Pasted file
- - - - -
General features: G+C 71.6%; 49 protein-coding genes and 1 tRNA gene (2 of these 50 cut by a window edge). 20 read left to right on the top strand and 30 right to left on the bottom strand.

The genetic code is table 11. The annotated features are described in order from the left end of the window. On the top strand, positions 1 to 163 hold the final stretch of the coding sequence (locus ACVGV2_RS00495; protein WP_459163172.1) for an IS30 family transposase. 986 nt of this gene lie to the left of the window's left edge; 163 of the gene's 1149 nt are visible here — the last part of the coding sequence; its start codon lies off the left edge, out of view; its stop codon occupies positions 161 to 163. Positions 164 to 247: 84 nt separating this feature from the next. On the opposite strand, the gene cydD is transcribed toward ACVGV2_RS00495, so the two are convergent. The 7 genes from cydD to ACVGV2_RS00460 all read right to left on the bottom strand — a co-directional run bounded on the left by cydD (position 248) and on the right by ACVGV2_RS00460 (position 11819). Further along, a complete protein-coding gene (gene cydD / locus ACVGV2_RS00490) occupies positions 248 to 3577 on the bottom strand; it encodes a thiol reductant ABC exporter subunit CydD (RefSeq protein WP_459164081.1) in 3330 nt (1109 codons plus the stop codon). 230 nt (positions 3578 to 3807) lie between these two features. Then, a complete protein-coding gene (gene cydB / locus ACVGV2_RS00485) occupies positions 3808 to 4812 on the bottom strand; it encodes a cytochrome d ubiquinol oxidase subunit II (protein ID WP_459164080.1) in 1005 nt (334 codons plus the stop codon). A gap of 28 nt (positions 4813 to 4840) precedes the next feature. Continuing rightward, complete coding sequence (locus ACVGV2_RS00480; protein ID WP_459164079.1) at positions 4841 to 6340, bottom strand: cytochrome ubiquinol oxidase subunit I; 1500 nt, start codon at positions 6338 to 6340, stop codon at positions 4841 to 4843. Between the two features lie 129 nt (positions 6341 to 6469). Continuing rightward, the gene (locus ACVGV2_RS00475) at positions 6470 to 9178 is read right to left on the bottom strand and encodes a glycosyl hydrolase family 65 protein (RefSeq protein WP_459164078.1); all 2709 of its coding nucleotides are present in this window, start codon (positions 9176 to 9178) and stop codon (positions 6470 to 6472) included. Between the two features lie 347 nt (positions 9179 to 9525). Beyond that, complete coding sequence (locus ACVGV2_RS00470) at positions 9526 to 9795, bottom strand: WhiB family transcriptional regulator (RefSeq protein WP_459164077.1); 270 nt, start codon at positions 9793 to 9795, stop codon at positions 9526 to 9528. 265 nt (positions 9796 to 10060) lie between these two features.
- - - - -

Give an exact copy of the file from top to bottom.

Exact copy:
General features: G+C 71.6%; 49 protein-coding genes and 1 tRNA gene (2 of these 50 cut by a window edge). 20 read left to right on the top strand and 30 right to left on the bottom strand.

The genetic code is table 11. The annotated features are described in order from the left end of the window. On the top strand, positions 1 to 163 hold the final stretch of the coding sequence (locus ACVGV2_RS00495; protein WP_459163172.1) for an IS30 family transposase. 986 nt of this gene lie to the left of the window's left edge; 163 of the gene's 1149 nt are visible here — the last part of the coding sequence; its start codon lies off the left edge, out of view; its stop codon occupies positions 161 to 163. Positions 164 to 247: 84 nt separating this feature from the next. On the opposite strand, the gene cydD is transcribed toward ACVGV2_RS00495, so the two are convergent. The 7 genes from cydD to ACVGV2_RS00460 all read right to left on the bottom strand — a co-directional run bounded on the left by cydD (position 248) and on the right by ACVGV2_RS00460 (position 11819). Further along, a complete protein-coding gene (gene cydD / locus ACVGV2_RS00490) occupies positions 248 to 3577 on the bottom strand; it encodes a thiol reductant ABC exporter subunit CydD (RefSeq protein WP_459164081.1) in 3330 nt (1109 codons plus the stop codon). 230 nt (positions 3578 to 3807) lie between these two features. Then, a complete protein-coding gene (gene cydB / locus ACVGV2_RS00485) occupies positions 3808 to 4812 on the bottom strand; it encodes a cytochrome d ubiquinol oxidase subunit II (protein ID WP_459164080.1) in 1005 nt (334 codons plus the stop codon). A gap of 28 nt (positions 4813 to 4840) precedes the next feature. Continuing rightward, complete coding sequence (locus ACVGV2_RS00480; protein ID WP_459164079.1) at positions 4841 to 6340, bottom strand: cytochrome ubiquinol oxidase subunit I; 1500 nt, start codon at positions 6338 to 6340, stop codon at positions 4841 to 4843. Between the two features lie 129 nt (positions 6341 to 6469). Continuing rightward, the gene (locus ACVGV2_RS00475) at positions 6470 to 9178 is read right to left on the bottom strand and encodes a glycosyl hydrolase family 65 protein (RefSeq protein WP_459164078.1); all 2709 of its coding nucleotides are present in this window, start codon (positions 9176 to 9178) and stop codon (positions 6470 to 6472) included. Between the two features lie 347 nt (positions 9179 to 9525). Beyond that, complete coding sequence (locus ACVGV2_RS00470) at positions 9526 to 9795, bottom strand: WhiB family transcriptional regulator (RefSeq protein WP_459164077.1); 270 nt, start codon at positions 9793 to 9795, stop codon at positions 9526 to 9528. 265 nt (positions 9796 to 10060) lie between these two features.